XWe have detected your location as outside the U.S/Canada, if you think this is wrong, you can choose your location.

Macmillan Higher Education Palgrave Higher Education

Popular Religion in Sixteenth-Century England

Holding their Peace

ISBN 9780333619902
Publication Date July 1998
Formats Hardcover Paperback Paperback 
Publisher Palgrave
Series Social History in Perspective

This book is a lively and accessible study of English religious life during the century of the Reformation. It draws together a wide range of recent research and makes extensive use of colourful contemporary evidence. The author explores the involvement of ordinary people within, alongside and beyond the church, covering topics such as liturgical practice, church office, relations with the clergy, festivity, religious fellowships, cheap print, 'magical' religion and dissent. The result is a distinctive interpretation of the Reformation as it was experienced by English people, and the strength, resourcefulness and flexibility of their religion emerges as an important theme.

CHRISTOPHER MARSH is Lecturer in History at The Queen's University of Belfast.

Introduction
Layfolk within the Church
Layfolk alongside the Church
Layfolk beyond the Church
Conclusions: The Compliance Conundrum
Glossary
Bibliography
Index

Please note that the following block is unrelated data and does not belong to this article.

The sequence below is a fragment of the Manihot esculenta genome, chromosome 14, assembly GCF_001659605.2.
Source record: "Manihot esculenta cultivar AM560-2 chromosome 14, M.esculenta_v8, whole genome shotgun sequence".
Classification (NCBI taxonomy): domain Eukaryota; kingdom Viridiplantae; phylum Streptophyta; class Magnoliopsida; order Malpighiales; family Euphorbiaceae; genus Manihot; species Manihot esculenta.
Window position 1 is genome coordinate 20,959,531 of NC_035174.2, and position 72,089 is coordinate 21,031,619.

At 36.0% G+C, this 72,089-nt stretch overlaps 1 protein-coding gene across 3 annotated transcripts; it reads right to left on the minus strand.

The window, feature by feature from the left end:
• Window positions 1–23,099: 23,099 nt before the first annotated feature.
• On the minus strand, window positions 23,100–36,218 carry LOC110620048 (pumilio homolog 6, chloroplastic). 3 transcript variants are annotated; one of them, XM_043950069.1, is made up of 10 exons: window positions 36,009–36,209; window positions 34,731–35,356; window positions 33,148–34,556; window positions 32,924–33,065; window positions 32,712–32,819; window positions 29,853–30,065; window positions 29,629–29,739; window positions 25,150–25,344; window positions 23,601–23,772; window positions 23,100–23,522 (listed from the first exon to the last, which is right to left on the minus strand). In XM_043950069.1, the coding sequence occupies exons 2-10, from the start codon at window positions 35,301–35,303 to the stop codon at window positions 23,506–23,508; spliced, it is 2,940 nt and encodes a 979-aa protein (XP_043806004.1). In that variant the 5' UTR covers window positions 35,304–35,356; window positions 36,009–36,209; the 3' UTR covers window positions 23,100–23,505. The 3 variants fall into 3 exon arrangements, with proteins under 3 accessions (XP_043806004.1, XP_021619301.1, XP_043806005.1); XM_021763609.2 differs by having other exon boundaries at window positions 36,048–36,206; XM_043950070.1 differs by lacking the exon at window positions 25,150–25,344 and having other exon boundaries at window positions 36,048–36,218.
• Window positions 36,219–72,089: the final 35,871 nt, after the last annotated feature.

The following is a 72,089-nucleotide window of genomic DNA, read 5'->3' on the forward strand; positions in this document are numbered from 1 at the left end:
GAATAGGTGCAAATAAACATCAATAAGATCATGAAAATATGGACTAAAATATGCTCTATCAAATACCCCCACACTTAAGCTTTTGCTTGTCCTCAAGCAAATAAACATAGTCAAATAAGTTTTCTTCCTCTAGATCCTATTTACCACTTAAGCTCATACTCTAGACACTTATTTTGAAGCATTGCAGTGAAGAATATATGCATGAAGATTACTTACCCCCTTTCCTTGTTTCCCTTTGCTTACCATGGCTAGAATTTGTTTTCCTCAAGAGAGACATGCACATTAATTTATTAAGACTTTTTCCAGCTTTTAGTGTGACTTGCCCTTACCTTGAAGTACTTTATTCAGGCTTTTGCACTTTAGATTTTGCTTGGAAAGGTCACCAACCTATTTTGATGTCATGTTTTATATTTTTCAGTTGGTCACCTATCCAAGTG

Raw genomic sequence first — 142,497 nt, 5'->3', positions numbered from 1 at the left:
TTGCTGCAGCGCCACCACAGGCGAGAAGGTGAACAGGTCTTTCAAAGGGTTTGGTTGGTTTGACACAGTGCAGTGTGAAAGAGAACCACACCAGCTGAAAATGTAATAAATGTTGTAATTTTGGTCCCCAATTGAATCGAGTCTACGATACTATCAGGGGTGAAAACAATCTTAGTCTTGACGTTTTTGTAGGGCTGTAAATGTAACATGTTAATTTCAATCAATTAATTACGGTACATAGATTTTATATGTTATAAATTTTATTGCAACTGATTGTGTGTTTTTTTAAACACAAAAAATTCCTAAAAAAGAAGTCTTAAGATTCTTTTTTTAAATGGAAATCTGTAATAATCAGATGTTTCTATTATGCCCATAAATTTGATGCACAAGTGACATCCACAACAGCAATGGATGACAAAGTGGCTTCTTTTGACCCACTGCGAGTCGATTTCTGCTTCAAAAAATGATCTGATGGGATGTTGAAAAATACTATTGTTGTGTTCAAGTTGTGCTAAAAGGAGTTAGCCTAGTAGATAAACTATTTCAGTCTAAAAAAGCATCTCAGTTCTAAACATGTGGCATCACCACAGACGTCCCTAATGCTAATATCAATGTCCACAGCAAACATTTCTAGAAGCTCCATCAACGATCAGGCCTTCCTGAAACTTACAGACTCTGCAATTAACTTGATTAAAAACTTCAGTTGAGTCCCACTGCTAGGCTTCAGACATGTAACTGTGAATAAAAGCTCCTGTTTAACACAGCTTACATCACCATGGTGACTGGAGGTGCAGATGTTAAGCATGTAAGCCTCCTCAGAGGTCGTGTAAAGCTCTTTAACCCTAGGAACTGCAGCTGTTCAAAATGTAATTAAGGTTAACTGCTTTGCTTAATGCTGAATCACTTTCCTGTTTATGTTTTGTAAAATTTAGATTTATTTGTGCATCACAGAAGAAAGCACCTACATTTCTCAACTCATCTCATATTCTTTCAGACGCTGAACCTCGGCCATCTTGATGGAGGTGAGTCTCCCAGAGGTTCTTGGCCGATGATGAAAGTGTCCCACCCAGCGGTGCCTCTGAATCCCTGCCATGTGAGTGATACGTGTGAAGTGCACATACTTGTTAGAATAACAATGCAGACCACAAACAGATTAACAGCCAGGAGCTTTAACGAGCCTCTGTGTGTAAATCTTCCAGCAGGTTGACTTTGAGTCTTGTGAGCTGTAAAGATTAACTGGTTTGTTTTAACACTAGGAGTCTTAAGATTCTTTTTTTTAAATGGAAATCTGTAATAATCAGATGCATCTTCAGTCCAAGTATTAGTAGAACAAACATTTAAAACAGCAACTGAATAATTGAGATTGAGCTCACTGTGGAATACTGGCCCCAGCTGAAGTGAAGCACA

Reviews

'Students will find this book of great help...What students will find particularly valuable is the full discussion of current historiography, the strong sense of what the evidence might or might not indicate about people's motivations, and a clear overall theme. And although Marsh is generous in the attribution of ideas to other historians, he provides a distinctive synthesis of his own, from which researchers, as well as students, will profit.' - Andrew Brown, History
'His book is a masterly guide to the tortuous process by which the English learned to live with Protestantism - and even to love it - while subtly turning it to their own purposes.' - Arnold Hunt, Church Times
'The book abounds with suggestive insights and questions...This is a textbook that does not lean on other historians; it takes nothing on trust.' - R.C. Richardson, Times Higher Education Supplement
Add a review

Related titles